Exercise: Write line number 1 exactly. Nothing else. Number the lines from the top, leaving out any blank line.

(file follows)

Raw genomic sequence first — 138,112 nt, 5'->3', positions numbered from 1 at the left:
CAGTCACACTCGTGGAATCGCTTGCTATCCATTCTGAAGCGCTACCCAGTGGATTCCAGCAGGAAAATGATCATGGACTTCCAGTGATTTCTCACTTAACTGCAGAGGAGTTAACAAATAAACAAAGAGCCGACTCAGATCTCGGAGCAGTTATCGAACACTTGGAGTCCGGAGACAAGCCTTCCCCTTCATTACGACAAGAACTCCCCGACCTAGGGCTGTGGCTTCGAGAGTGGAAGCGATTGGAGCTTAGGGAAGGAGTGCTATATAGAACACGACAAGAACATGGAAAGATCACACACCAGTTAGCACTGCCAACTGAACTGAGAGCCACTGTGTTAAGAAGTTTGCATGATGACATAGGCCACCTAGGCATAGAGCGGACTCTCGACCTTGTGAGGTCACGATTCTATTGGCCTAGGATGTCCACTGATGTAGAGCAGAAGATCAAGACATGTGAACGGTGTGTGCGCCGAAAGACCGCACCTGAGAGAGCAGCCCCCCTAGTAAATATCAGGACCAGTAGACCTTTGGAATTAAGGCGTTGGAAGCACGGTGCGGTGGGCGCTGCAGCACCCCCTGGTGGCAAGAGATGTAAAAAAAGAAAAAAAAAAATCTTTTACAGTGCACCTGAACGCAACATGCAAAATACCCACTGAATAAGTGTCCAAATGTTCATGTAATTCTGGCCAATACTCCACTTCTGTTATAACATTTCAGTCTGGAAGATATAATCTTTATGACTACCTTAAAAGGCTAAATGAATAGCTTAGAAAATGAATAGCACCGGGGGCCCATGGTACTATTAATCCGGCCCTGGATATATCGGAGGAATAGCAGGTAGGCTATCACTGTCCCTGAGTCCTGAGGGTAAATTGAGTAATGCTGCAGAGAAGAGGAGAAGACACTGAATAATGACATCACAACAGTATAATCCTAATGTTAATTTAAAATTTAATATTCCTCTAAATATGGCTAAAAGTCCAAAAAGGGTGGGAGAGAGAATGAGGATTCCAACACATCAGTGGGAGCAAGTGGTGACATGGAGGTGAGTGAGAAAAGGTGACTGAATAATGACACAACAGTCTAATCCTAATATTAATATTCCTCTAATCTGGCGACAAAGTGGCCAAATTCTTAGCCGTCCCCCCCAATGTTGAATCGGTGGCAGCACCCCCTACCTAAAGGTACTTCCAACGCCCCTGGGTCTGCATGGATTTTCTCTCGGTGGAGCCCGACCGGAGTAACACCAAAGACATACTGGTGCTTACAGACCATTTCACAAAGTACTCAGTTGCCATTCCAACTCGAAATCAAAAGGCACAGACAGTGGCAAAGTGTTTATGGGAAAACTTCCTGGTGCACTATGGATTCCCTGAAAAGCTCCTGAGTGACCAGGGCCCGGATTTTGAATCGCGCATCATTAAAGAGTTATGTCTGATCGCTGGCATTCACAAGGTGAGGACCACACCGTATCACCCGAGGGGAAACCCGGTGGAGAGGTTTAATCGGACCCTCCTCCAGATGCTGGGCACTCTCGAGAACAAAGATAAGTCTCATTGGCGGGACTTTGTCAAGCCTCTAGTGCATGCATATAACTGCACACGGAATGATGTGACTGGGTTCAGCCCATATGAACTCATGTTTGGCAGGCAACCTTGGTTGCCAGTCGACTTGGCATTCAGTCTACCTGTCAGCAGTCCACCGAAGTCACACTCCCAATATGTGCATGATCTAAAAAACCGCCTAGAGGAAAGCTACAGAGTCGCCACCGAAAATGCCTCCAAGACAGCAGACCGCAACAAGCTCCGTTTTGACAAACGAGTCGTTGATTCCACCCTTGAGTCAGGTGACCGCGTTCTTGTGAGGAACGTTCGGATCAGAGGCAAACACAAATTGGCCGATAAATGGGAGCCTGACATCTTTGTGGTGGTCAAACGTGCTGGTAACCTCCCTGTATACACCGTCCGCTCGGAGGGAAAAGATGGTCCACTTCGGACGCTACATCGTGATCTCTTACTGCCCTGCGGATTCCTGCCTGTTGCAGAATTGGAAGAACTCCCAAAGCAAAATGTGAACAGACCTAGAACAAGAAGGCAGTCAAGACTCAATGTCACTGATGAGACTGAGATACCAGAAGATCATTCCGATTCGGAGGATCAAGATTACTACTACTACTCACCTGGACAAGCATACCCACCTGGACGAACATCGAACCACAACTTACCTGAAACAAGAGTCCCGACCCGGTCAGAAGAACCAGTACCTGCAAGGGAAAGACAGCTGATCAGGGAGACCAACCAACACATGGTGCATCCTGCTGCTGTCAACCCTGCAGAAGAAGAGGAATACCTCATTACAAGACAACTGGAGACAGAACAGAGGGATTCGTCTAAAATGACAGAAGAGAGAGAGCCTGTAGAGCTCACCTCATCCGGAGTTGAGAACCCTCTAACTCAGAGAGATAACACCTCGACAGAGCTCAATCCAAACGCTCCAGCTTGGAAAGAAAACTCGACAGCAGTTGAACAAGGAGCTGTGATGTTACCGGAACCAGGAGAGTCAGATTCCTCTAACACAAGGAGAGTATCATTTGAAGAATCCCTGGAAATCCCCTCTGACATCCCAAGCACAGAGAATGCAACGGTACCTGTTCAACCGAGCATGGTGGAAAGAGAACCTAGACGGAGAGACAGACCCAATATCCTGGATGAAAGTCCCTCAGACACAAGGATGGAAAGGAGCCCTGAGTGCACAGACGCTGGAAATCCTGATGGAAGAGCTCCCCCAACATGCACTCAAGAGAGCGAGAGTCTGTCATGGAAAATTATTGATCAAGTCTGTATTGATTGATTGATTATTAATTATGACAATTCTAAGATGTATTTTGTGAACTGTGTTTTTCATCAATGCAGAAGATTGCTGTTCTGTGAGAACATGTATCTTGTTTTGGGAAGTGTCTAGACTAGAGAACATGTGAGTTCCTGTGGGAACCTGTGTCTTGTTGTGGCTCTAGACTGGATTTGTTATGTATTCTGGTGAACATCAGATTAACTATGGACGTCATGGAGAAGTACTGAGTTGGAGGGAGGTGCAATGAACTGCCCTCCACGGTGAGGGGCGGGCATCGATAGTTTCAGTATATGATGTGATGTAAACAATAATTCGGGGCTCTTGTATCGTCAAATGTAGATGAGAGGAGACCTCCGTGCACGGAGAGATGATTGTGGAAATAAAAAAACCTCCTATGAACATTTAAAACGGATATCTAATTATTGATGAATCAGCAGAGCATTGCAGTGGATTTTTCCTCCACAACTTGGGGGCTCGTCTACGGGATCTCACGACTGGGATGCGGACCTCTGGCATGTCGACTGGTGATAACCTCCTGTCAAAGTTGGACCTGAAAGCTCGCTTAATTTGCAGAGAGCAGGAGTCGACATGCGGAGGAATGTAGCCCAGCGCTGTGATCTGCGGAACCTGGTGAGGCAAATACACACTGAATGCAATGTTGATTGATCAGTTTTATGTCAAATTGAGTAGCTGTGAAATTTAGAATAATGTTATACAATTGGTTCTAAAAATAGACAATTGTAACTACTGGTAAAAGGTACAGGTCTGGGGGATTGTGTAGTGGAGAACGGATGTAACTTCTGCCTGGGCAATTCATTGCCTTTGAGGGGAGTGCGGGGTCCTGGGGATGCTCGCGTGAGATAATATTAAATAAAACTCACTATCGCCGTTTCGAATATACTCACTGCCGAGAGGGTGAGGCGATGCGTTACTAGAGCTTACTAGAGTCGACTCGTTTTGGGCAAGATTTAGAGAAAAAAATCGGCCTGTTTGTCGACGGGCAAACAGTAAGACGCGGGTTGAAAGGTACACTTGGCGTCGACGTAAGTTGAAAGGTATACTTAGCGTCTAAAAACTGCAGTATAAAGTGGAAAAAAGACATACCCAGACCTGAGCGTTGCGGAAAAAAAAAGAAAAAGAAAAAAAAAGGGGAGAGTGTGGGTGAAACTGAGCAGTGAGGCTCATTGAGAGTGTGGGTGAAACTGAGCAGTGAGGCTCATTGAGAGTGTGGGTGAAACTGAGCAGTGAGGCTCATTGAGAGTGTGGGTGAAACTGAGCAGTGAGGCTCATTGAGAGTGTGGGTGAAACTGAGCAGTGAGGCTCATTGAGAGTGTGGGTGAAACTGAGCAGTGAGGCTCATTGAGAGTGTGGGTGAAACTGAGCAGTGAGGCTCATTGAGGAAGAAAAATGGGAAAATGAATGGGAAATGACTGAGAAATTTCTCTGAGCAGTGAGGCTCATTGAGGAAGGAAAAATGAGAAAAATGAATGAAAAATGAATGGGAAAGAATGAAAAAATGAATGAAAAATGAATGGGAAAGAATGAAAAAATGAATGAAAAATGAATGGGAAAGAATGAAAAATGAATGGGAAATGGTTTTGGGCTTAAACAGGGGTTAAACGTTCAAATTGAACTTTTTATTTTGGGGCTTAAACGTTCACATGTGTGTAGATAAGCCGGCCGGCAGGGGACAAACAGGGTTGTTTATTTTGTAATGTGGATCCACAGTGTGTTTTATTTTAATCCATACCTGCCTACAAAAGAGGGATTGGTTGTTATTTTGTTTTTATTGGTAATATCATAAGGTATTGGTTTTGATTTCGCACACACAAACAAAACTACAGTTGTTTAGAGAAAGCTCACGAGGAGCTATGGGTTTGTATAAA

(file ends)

Raw genomic sequence first — 138,112 nt, 5'->3', positions numbered from 1 at the left: